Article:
standards that even we -- even that we thought existed for this program
don`t really exist. And I think, you know, as Mr. Korb suggests, we face
enemies and the Congressional authorization of military force really did
give the president a lot of latitude, President Bush.

But it`s been unfortunate to see a Democratic president who actually
opposed the authorization himself, though he wasn`t in the Senate, use it
and take it farther than his predecessor. Because this is way further than
anything President Bush did, that we know of.

SCHULTZ: Mr. Korb, what about the oversight on this? I mean, Mr.
Greenwald says that we`re assassinating people. Your thoughts.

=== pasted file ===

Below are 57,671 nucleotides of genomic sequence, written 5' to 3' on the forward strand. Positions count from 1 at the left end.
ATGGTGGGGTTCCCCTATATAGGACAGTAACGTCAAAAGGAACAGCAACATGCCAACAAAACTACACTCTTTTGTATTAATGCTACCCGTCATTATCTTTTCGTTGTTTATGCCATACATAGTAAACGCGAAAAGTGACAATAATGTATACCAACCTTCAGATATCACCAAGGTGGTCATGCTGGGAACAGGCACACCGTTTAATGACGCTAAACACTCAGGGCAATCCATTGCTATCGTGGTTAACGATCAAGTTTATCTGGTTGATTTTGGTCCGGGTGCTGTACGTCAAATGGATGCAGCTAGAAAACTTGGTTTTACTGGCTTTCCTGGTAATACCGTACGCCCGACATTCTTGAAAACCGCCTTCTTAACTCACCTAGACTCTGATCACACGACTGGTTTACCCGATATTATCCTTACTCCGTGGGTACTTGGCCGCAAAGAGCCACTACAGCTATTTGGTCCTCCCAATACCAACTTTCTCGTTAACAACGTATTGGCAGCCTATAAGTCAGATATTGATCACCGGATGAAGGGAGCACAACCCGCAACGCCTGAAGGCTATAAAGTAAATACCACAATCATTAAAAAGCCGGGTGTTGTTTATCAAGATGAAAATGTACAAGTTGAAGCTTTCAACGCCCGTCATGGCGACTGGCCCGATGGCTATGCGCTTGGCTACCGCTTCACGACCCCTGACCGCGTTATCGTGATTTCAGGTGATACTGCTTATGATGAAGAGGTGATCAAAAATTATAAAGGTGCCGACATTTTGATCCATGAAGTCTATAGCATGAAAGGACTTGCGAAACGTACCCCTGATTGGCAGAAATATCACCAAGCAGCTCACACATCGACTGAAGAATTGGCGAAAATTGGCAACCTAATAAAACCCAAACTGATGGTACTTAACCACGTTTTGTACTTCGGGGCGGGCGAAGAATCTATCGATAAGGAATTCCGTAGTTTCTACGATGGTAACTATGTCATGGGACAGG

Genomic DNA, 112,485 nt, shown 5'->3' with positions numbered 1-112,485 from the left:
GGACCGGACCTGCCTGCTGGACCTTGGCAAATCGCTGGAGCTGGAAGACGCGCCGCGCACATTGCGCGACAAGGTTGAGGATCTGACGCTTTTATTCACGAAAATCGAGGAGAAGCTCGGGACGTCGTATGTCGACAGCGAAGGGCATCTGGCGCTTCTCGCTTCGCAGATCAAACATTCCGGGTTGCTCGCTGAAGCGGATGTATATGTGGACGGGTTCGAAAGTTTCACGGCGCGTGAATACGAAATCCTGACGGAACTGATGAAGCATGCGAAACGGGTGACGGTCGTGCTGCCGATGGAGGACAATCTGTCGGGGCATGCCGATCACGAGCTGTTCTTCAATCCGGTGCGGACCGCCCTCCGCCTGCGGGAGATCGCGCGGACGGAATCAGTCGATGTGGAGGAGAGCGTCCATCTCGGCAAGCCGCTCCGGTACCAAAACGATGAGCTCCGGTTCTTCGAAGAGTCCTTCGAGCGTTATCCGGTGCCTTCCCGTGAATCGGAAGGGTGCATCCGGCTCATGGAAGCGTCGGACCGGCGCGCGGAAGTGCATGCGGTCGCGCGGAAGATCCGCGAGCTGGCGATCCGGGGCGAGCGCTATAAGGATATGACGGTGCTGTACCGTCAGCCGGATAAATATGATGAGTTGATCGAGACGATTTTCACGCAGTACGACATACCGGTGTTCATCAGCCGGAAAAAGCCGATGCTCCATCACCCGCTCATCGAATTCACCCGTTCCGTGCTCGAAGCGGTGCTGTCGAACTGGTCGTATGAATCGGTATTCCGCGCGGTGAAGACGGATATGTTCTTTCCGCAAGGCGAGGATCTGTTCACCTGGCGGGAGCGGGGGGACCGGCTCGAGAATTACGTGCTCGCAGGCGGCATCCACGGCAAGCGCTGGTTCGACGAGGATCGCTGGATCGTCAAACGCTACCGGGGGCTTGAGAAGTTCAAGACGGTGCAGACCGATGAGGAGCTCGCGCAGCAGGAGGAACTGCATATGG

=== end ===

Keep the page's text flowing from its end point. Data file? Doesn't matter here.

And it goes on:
KORB: First of all, I think the attorney general made that very clear
today. Acting in self-defense is not an assassination. The other thing
is, yes, the president has the authority and he can delegate it to other
people in the chain of command. But what we do know is the president has
been intimately involved in making all those decisions, at least, you know,
every time that something comes to light, whether it`s bin Laden or al
Awlaki. He has been right up there doing it.

So he is very much involved.

SCHULTZ: But the administration makes it sounds like there is no
innocent people being killed. On one hand, the president is ready to pass
gun control legislation in this country, if we can save one life. But yet
it just seems like this administration is very callous and liberals are
being dumbed down by this, saying it`s OK, we`re fighting terror, when
we`re kill mortgage than one person around the world with drone attacks.
What about that?

KORB: Well, again, I think there is collateral damage. And that`s
why this memo talks about the laws of war. Before you use military force,